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Pinnacle PCTV Pro USB

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Reviewed posted by Jacob Spindel, November 2006

Don't adjust your mouse; I really am reviewing a Windows-only product. (Through Boot Camp, though, of course.) Since Macs have largely been neglected by most TV-to-PC product manufacturers, it is unfortunately not very surprising that the PCTV provides a level of DVR (digital video recorder) capabilities that is virtually impossible to find outside of Windows. Although the user interface could use some streamlining, the PCTV is an effective solution overall for bringing analog television to a Windows-based computer.

Cynical About Pinnacle?

Pinnacle's PCTV Pro is essetially exactly what it sounds like: simply connect it to a TV antenna (not included) or cable connection via a coaxial cable, then connect it to a USB 2.0-capable computer running Windows XP, and your computer is now also a TV and VCR. (S-Video and composite inputs are also available.) At just 5.8 x 5.0 x 0.8 inches and 5.1 ounces, with no power supply other than USB required, the PCTV is quite portable and unobtrusive. It captures at resolutions up to 640x480 and can store files on your hard disk in MPEG1, MPEG2, and MPEG4 formats, including the ability to create DivX-compressed files as well as files that are compatible with an iPod or Sony PSP, and it can also record directly to DVD via your computer's DVD burner. The included full-size remote runs on two AA batteries (included) and features a whopping 42 buttons, enabling you to control TV viewing, recording, and playback.

PCTV Pro USB

Still, when setting up the device, it won't take you long to realize that it does, unfortunately, conform to the Windows stereotype of being overcomplicated and more difficult than necessary to set up. Once you've installed Pinnacle's Media Center with TV Center, you will find that you can navigate the software's menus from the remote and enter the Settings section, but the Settings area has very limited options, and it's not immediately apparent how to set up your channel presets and other essential configuration items. It turns out that if you use your mouse instead of the remote and double-click directly into the Settings program, you will see a much more advanced view with the all options you'll need. The two versions of the Settings area act like a single program, since you can't use both simultaneously, but I wish that there were an easier and more clearly defined way to switch between the two views, especially since the current system makes it difficult even to realize that there are two different versions available.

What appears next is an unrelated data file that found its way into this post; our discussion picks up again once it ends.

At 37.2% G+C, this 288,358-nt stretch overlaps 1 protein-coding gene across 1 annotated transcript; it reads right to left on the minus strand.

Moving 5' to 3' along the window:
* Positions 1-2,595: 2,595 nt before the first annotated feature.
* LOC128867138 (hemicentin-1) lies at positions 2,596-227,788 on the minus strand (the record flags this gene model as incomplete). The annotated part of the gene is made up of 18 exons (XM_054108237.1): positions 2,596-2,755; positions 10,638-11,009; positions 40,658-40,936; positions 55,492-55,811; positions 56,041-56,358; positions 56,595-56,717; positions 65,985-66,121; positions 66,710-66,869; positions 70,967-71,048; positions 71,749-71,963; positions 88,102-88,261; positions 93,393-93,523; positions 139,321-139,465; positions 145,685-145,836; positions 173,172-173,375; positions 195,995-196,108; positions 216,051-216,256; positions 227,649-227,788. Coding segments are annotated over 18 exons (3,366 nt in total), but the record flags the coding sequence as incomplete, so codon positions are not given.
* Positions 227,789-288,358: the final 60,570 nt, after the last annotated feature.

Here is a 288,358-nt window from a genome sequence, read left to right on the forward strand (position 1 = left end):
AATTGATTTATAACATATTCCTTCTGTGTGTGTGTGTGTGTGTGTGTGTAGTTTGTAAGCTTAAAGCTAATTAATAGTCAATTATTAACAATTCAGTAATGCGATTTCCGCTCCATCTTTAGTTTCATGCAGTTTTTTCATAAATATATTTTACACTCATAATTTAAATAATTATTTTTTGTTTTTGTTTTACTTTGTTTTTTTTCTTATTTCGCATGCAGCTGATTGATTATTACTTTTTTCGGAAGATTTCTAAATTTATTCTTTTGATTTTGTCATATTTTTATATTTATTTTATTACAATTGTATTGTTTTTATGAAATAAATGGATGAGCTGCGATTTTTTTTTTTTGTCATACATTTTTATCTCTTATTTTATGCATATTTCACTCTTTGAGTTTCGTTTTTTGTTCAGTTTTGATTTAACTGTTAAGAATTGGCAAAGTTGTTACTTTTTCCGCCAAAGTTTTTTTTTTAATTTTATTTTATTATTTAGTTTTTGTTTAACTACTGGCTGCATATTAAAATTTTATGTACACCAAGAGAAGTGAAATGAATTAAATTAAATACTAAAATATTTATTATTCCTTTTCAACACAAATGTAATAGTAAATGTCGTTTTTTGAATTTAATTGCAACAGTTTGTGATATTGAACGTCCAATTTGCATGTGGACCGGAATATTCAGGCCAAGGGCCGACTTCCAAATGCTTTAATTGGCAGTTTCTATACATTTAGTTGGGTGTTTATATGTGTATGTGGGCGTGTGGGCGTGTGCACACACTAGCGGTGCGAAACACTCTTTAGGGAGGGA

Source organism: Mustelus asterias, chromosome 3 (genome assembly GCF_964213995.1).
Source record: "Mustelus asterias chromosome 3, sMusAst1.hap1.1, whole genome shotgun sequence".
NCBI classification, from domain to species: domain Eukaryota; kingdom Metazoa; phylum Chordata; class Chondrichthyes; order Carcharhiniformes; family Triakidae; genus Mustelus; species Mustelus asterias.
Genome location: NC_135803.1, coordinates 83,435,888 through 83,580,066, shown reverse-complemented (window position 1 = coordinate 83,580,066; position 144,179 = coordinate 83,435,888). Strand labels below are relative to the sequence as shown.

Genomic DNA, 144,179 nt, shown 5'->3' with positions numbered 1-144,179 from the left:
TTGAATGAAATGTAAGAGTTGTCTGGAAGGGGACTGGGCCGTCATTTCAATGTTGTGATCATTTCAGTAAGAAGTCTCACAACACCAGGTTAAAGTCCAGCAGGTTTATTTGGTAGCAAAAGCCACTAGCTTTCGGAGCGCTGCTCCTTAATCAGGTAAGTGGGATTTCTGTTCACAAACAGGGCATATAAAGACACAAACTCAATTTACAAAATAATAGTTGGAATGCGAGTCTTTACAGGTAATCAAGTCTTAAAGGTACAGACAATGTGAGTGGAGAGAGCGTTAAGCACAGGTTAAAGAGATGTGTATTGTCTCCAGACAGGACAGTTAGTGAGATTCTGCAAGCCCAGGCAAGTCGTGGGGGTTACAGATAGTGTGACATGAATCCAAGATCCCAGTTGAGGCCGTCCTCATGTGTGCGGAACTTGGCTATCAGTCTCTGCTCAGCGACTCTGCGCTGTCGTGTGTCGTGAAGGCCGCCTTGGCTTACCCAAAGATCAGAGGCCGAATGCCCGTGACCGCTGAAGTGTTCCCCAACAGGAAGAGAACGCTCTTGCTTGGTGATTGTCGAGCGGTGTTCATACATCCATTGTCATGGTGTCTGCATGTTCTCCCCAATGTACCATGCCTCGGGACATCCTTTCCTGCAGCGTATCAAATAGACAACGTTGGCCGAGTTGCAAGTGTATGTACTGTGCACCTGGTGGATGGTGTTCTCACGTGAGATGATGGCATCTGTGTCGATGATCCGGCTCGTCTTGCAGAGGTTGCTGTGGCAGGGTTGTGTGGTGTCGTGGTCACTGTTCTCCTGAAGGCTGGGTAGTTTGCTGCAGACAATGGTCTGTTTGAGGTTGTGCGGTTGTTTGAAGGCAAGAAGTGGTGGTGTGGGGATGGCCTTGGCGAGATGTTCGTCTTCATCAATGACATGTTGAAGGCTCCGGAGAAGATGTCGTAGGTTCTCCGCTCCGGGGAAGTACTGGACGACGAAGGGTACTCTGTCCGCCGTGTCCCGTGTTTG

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From Couch Potato To Desk Potato

The actual TV-watching experience, however, is impressive. The picture is clear and smooth without putting much drag on your system's overall performance, even though the 640x480 view is a relatively high resolution for analog TV capture. You can toggle between windowed and full-screen mode and perform all basic TV tasks using just the remote, making it easy to use your PC exactly like a real TV (the infrared receiver is integrated into the compact PCTV unit). Optional time-shifting is also available, enabling you to pause live television if enabled.

Still, the scheduled recording system leaves room for improvement, since it (arguably) doesn't actually have one. The TV Center software integrates with www.TitanTV.com, enabling you to view TV schedules, select programs for recording, and then import your choices into the software. Although this is quite convenient under normal circumstances, it could be a big problem if the site goes down (or stops offering free accounts), or if you temporarily or permanently don't have access to the Internet. According to the documentation, if you don't have access to a compatible online program guide service, then there is literally no other way to schedule recordings.

MediaCenter is a powerful tool for organizing and navigating your recorded programs and other multimedia files. Although it is well designed, the fact is that many users already have a media program they are happy with, and I wish Pinnacle had put some of this effort into the scheduled recording system instead.

Appropriate For All Audiences?

The PCTV is a great choice for users whose main goal is to watch live TV on their computers, especially if they don't own a standard television or live in a dorm room or other location with limited space. The picture quality and remote control make it easy and fun to use. However, if you are looking for a product to record and digitize television while you're away, I would stick with one of the devices from Neuros. We now return to your regularly scheduled operating system.

 

Web Site: www.pinnaclesys.com

List Price: $99.99

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Titan TV

Titan TV, above. Quick Start screen, below.

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